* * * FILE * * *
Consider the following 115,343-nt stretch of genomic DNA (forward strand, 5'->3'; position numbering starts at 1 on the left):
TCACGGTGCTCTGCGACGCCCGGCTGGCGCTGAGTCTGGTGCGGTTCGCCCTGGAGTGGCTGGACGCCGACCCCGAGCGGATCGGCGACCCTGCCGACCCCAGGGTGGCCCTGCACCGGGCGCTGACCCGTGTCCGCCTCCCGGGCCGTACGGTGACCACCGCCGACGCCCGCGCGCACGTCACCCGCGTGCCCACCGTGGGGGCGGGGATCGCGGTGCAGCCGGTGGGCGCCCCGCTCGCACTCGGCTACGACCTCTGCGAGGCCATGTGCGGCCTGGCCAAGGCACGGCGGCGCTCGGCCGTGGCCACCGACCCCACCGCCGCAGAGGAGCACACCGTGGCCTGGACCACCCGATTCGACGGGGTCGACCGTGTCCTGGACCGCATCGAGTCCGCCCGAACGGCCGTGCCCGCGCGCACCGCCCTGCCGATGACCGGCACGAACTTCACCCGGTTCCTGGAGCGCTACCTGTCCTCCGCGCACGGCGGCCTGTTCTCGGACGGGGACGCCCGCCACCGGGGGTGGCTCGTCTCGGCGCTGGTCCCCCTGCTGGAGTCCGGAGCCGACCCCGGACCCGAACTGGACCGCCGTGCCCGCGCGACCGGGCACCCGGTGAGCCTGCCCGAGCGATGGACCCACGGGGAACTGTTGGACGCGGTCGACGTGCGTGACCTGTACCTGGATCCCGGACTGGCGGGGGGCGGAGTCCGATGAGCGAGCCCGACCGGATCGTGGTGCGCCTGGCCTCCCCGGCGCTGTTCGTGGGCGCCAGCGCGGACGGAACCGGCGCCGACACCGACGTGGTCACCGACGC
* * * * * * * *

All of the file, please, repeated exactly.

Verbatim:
Consider the following 115,343-nt stretch of genomic DNA (forward strand, 5'->3'; position numbering starts at 1 on the left):
TCACGGTGCTCTGCGACGCCCGGCTGGCGCTGAGTCTGGTGCGGTTCGCCCTGGAGTGGCTGGACGCCGACCCCGAGCGGATCGGCGACCCTGCCGACCCCAGGGTGGCCCTGCACCGGGCGCTGACCCGTGTCCGCCTCCCGGGCCGTACGGTGACCACCGCCGACGCCCGCGCGCACGTCACCCGCGTGCCCACCGTGGGGGCGGGGATCGCGGTGCAGCCGGTGGGCGCCCCGCTCGCACTCGGCTACGACCTCTGCGAGGCCATGTGCGGCCTGGCCAAGGCACGGCGGCGCTCGGCCGTGGCCACCGACCCCACCGCCGCAGAGGAGCACACCGTGGCCTGGACCACCCGATTCGACGGGGTCGACCGTGTCCTGGACCGCATCGAGTCCGCCCGAACGGCCGTGCCCGCGCGCACCGCCCTGCCGATGACCGGCACGAACTTCACCCGGTTCCTGGAGCGCTACCTGTCCTCCGCGCACGGCGGCCTGTTCTCGGACGGGGACGCCCGCCACCGGGGGTGGCTCGTCTCGGCGCTGGTCCCCCTGCTGGAGTCCGGAGCCGACCCCGGACCCGAACTGGACCGCCGTGCCCGCGCGACCGGGCACCCGGTGAGCCTGCCCGAGCGATGGACCCACGGGGAACTGTTGGACGCGGTCGACGTGCGTGACCTGTACCTGGATCCCGGACTGGCGGGGGGCGGAGTCCGATGAGCGAGCCCGACCGGATCGTGGTGCGCCTGGCCTCCCCGGCGCTGTTCGTGGGCGCCAGCGCGGACGGAACCGGCGCCGACACCGACGTGGTCACCGACGC